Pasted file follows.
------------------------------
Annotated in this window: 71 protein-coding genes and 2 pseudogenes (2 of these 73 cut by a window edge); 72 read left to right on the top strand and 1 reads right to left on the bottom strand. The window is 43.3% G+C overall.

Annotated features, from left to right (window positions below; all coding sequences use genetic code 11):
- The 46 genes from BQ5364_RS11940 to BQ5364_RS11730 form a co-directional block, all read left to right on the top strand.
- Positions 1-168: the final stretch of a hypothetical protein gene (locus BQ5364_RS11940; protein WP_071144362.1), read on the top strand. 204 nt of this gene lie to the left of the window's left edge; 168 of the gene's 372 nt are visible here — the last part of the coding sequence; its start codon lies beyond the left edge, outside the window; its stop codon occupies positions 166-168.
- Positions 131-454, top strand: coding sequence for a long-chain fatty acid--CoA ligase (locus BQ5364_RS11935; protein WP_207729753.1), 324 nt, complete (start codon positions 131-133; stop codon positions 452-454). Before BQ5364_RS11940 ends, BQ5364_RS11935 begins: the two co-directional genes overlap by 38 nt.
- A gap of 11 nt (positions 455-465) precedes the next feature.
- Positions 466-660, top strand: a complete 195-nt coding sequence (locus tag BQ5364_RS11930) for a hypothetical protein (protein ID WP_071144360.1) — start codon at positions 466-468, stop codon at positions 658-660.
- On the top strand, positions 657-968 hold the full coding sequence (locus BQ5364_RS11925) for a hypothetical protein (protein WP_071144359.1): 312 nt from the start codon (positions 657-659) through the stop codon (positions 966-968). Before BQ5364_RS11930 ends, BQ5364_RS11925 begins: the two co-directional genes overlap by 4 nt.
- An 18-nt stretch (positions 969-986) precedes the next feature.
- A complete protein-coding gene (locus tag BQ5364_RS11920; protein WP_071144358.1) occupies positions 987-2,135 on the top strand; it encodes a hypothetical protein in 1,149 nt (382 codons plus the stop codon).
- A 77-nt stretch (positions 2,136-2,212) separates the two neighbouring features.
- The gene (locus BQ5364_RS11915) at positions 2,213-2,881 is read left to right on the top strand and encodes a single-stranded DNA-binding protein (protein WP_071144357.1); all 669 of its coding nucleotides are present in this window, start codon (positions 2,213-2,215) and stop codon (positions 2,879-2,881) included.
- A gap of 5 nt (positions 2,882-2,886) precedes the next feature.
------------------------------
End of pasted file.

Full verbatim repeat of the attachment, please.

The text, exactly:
Annotated in this window: 71 protein-coding genes and 2 pseudogenes (2 of these 73 cut by a window edge); 72 read left to right on the top strand and 1 reads right to left on the bottom strand. The window is 43.3% G+C overall.

Annotated features, from left to right (window positions below; all coding sequences use genetic code 11):
- The 46 genes from BQ5364_RS11940 to BQ5364_RS11730 form a co-directional block, all read left to right on the top strand.
- Positions 1-168: the final stretch of a hypothetical protein gene (locus BQ5364_RS11940; protein WP_071144362.1), read on the top strand. 204 nt of this gene lie to the left of the window's left edge; 168 of the gene's 372 nt are visible here — the last part of the coding sequence; its start codon lies beyond the left edge, outside the window; its stop codon occupies positions 166-168.
- Positions 131-454, top strand: coding sequence for a long-chain fatty acid--CoA ligase (locus BQ5364_RS11935; protein WP_207729753.1), 324 nt, complete (start codon positions 131-133; stop codon positions 452-454). Before BQ5364_RS11940 ends, BQ5364_RS11935 begins: the two co-directional genes overlap by 38 nt.
- A gap of 11 nt (positions 455-465) precedes the next feature.
- Positions 466-660, top strand: a complete 195-nt coding sequence (locus tag BQ5364_RS11930) for a hypothetical protein (protein ID WP_071144360.1) — start codon at positions 466-468, stop codon at positions 658-660.
- On the top strand, positions 657-968 hold the full coding sequence (locus BQ5364_RS11925) for a hypothetical protein (protein WP_071144359.1): 312 nt from the start codon (positions 657-659) through the stop codon (positions 966-968). Before BQ5364_RS11930 ends, BQ5364_RS11925 begins: the two co-directional genes overlap by 4 nt.
- An 18-nt stretch (positions 969-986) precedes the next feature.
- A complete protein-coding gene (locus tag BQ5364_RS11920; protein WP_071144358.1) occupies positions 987-2,135 on the top strand; it encodes a hypothetical protein in 1,149 nt (382 codons plus the stop codon).
- A 77-nt stretch (positions 2,136-2,212) separates the two neighbouring features.
- The gene (locus BQ5364_RS11915) at positions 2,213-2,881 is read left to right on the top strand and encodes a single-stranded DNA-binding protein (protein WP_071144357.1); all 669 of its coding nucleotides are present in this window, start codon (positions 2,213-2,215) and stop codon (positions 2,879-2,881) included.
- A gap of 5 nt (positions 2,882-2,886) precedes the next feature.